Francis Howgill (1618-1669), received a university education to become a minister in the Episcopal church. However, being dissatisfied with the superstition which he saw remaining in it, he soon left it, joining himself to the Independents, and then to the Anabaptists, desperately seeking the true spiritual life that his soul thirsted after. At length, being mightily affected by the ministry of George Fox, he joined the persecuted society called Quakers, among whom he became a widely respected member and evangelist. He died in prison for his testimony to the truth, leaving behind many influential books and letters.
I have sought the way of the Lord from a child, and lived innocently as among men; and if any inquire concerning my latter end, let them know that I die in the faith in which I lived, and suffered for.- Francis Howgill
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A short treatise written by Francis Howgill, describing the nature of the Day of the Lord, the effect of its dawning in the heart, and the necessity of our perfect surrender to the discoveries of Truth as they come to be seen in the light.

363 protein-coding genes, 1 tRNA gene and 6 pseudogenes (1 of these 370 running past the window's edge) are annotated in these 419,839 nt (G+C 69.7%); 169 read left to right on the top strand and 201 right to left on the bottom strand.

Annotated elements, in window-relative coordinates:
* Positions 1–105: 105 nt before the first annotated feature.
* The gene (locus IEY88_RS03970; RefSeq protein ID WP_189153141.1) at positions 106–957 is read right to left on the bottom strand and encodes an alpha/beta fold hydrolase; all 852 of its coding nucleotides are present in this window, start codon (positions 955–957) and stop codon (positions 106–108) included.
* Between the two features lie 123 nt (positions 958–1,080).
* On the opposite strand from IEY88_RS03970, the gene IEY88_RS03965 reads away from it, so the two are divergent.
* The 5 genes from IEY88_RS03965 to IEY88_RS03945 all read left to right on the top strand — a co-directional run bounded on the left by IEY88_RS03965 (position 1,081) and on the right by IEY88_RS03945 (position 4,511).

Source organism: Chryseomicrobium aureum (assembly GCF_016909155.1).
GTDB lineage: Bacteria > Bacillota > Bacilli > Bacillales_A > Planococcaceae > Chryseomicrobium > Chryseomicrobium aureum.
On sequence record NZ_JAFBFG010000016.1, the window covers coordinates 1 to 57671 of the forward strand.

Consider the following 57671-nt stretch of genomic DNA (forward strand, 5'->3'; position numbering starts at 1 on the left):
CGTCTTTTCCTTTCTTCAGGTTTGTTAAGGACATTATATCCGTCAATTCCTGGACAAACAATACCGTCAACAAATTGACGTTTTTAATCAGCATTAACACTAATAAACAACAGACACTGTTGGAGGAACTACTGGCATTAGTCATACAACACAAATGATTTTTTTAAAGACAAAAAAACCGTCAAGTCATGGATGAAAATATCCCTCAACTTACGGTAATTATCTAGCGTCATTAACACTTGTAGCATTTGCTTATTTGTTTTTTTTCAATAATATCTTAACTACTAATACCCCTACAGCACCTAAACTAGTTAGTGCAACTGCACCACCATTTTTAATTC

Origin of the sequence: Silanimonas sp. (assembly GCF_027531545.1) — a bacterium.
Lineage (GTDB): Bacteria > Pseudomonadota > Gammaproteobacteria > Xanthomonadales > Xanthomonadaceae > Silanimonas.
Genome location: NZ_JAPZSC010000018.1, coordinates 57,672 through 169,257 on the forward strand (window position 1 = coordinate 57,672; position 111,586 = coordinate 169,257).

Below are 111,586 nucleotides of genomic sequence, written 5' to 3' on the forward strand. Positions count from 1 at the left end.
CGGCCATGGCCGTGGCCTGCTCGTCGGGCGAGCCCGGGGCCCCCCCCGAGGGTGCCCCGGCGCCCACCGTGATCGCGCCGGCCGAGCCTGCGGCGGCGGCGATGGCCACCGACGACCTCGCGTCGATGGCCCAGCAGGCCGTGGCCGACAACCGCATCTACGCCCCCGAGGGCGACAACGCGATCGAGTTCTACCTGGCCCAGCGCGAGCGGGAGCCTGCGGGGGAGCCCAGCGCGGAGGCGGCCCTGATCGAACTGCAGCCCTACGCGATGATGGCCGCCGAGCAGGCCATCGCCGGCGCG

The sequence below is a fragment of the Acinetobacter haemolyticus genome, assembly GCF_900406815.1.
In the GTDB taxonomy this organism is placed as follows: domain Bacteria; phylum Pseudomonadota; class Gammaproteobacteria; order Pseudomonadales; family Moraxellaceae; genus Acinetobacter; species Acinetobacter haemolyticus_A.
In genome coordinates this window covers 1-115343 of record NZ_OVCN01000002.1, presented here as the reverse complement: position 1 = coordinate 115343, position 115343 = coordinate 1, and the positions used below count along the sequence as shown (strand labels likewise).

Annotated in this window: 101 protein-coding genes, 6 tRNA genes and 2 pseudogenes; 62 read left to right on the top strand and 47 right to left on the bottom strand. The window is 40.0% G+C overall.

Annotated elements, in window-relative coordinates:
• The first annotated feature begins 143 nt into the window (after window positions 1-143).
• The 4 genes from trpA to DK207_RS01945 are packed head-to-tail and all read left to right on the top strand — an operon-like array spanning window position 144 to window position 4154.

“And though his blood does cry out for vengeance, yet he could say ‘the Lord forgive all my persecutors;’ for having the mind of Christ, he desired the good of all, yes even the worst of his enemies, and in that desire for the good of all he did labor and travail, seeking their good and their eternal welfare in the inheritance of life.”— George Fox